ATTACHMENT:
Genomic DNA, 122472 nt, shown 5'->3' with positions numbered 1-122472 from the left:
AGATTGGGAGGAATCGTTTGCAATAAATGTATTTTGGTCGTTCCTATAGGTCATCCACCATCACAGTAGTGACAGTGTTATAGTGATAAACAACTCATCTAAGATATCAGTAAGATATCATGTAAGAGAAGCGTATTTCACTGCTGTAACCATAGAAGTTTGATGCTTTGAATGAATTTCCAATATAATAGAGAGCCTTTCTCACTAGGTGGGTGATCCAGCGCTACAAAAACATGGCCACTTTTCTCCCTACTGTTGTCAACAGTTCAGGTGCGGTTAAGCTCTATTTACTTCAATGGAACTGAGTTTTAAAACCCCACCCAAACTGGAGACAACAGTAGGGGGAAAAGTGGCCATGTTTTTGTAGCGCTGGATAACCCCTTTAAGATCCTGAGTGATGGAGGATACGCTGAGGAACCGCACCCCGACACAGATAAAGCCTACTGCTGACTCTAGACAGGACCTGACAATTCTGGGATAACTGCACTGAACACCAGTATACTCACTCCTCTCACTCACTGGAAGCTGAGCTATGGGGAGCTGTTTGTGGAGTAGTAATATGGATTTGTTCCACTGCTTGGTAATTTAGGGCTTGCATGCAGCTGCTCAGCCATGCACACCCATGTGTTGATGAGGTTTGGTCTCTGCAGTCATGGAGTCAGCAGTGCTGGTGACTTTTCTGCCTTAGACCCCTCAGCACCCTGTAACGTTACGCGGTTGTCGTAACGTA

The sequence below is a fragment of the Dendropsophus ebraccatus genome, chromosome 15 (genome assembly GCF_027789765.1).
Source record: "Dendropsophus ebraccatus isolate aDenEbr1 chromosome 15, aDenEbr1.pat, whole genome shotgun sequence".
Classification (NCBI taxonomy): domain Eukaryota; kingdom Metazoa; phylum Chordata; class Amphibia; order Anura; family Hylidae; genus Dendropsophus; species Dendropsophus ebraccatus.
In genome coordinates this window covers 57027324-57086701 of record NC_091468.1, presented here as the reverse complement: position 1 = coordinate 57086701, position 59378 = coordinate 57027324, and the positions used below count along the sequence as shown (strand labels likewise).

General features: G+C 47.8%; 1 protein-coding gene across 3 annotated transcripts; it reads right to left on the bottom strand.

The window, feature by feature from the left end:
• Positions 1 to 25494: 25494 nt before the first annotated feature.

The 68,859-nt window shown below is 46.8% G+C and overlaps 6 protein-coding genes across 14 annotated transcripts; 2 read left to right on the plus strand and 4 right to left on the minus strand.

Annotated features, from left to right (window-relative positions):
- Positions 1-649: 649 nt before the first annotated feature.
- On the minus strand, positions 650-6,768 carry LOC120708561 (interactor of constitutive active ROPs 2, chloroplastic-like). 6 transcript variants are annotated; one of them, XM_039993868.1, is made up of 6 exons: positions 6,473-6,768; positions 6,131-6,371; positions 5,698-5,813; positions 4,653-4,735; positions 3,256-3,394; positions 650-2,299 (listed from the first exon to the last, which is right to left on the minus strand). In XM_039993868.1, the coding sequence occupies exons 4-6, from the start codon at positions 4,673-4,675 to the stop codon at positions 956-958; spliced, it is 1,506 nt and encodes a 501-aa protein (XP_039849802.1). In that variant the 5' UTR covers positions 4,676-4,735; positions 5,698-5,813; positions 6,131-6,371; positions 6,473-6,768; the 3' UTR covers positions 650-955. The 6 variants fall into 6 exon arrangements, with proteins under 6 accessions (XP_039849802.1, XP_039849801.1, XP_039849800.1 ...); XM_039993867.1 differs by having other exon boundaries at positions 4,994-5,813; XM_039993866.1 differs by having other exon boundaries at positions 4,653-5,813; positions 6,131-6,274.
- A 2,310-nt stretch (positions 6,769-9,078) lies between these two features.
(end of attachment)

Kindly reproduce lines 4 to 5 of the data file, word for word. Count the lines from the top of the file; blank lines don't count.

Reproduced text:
Source record: "Dendropsophus ebraccatus isolate aDenEbr1 chromosome 15, aDenEbr1.pat, whole genome shotgun sequence".
Classification (NCBI taxonomy): domain Eukaryota; kingdom Metazoa; phylum Chordata; class Amphibia; order Anura; family Hylidae; genus Dendropsophus; species Dendropsophus ebraccatus.